So there’s this concept in rhetoric called ‘the strawman argument’ where a person assumes the roles of both sides of an argument, then trivializes or over-simplifies one side of the argument and then tears it a new one in the role of the other side of the argument. The name comes from the idea of attacking a version of your opponent made out of straw (that can’t fight back) and then going around and telling everyone that you beat said opponent.
This might be a little hard to visualize, but thankfully while I was trawling the internet recently I came across this helpful graphic which almost perfectly illustrates the strawman argument as it pertains to ‘strong female characters’ in video games. Let’s take a second to talk about why this argument (and this particular logical fallacy) is dumb, shall we?
(Note: This post was written on July 6th, 2015, the day after Dragon Ball Super episode 1 aired)Alright, I know I implied that I was going to talk about why American audiences began importing Japanese culture this week, but we’ve got to address something else instead. It’s time to talk Dragon Ball.
Dragon Ball Super premiered in Japan on the 5th of July, and like any good enormous nerd I was on that shit like a fat kid on a Twinkie. More Dragon Ball? Are you fucking kidding me? The scientific community could have announced a cure for cancer on Sunday and I wouldn’t have given a shit. You know why? Because I wouldn’t have known it happened. Because I would have spent all day watching fucking Dragon Ball over and over and over.
I’ve always been a fan of the Phoenix Wright games, and I’ve had Dual Destinies sitting on my 3DS basically since I bought it. Recently however I’ve had a bunch of spare time on my hands (and a resurgence of desire to play handheld games) and I finally sat down to take a crack at it. Admittedly, I haven’t had a chance to beat the game yet but we’re operating on a deadline here so this is what you get.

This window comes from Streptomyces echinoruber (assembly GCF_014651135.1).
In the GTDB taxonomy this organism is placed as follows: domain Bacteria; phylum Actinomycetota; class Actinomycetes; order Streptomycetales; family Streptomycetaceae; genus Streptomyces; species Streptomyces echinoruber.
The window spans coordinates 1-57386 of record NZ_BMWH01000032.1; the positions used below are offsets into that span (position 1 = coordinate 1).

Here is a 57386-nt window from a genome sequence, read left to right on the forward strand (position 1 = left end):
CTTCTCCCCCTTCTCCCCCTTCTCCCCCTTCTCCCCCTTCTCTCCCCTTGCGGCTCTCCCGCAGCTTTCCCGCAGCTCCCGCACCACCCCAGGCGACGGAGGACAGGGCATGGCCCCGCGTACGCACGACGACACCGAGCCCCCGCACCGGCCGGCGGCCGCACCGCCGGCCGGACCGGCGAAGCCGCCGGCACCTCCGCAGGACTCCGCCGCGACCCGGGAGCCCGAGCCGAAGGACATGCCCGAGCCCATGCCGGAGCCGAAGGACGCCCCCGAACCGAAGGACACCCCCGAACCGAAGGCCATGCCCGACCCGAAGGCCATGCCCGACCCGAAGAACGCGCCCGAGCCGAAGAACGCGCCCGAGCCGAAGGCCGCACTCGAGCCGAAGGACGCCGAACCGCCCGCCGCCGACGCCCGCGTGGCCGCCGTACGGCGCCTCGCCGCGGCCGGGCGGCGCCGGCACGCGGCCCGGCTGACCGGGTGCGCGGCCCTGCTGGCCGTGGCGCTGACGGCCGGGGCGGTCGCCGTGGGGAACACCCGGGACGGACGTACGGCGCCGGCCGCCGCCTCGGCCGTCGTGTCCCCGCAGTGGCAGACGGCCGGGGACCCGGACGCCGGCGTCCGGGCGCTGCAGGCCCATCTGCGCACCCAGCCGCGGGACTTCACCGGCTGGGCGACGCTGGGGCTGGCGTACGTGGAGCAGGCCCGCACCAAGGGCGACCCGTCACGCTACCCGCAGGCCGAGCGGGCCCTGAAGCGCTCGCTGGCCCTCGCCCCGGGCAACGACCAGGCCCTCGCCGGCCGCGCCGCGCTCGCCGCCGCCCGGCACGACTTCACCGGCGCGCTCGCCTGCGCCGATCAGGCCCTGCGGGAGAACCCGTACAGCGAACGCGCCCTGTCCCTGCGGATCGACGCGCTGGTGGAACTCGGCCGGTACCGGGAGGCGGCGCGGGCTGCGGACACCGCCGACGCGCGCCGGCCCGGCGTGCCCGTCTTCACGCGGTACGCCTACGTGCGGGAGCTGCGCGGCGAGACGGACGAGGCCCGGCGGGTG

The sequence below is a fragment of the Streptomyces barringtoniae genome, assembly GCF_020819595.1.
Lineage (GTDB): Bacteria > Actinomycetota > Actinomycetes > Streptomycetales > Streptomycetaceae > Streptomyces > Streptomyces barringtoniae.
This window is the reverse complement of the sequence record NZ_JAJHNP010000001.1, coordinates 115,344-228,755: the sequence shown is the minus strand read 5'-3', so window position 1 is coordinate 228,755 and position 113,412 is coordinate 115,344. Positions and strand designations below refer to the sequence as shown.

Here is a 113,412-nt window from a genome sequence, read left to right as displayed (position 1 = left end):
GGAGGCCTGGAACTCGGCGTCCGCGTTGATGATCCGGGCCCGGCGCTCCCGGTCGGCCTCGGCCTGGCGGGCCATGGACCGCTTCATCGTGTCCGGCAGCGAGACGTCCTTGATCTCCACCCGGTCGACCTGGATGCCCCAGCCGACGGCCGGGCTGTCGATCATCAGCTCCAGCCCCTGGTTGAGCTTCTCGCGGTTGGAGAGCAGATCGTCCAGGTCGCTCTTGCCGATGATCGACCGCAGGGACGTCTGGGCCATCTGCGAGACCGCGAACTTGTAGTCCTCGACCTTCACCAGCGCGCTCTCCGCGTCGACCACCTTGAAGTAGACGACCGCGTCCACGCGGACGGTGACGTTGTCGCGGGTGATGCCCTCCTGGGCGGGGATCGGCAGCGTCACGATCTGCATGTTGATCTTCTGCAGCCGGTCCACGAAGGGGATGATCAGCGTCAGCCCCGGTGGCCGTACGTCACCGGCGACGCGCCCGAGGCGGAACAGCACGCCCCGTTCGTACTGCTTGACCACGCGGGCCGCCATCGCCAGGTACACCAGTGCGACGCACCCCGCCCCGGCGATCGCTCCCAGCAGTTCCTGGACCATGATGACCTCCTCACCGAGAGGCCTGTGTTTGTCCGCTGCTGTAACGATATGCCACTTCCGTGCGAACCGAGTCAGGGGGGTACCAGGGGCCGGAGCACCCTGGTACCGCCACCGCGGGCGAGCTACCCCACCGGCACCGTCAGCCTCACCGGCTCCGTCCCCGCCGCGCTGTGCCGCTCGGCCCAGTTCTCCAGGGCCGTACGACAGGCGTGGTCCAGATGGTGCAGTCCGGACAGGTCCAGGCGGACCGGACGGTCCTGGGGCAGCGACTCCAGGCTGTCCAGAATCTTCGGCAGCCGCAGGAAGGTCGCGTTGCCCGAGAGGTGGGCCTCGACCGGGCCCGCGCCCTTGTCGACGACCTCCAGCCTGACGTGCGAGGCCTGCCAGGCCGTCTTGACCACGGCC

The main thing that’s captivated me about this game – and I say captivated but it’s more like ‘amused me beyond belief’ – is actually due to an unexpected problem with English translation. See, since the beginning, the Phoenix Wright games in English have had a really weird conceit about them not taking place in Japan. I seem to recall them saying early on that the games took place nonspecifically in the United States, but the really important part is that the games do not, according to the English translation, take place in Japan. In Dual Destinies this becomes a bit of a hilarious problem.
Scott Watmough has many strong opinions about many things that he knows very little about. They're usually about video games.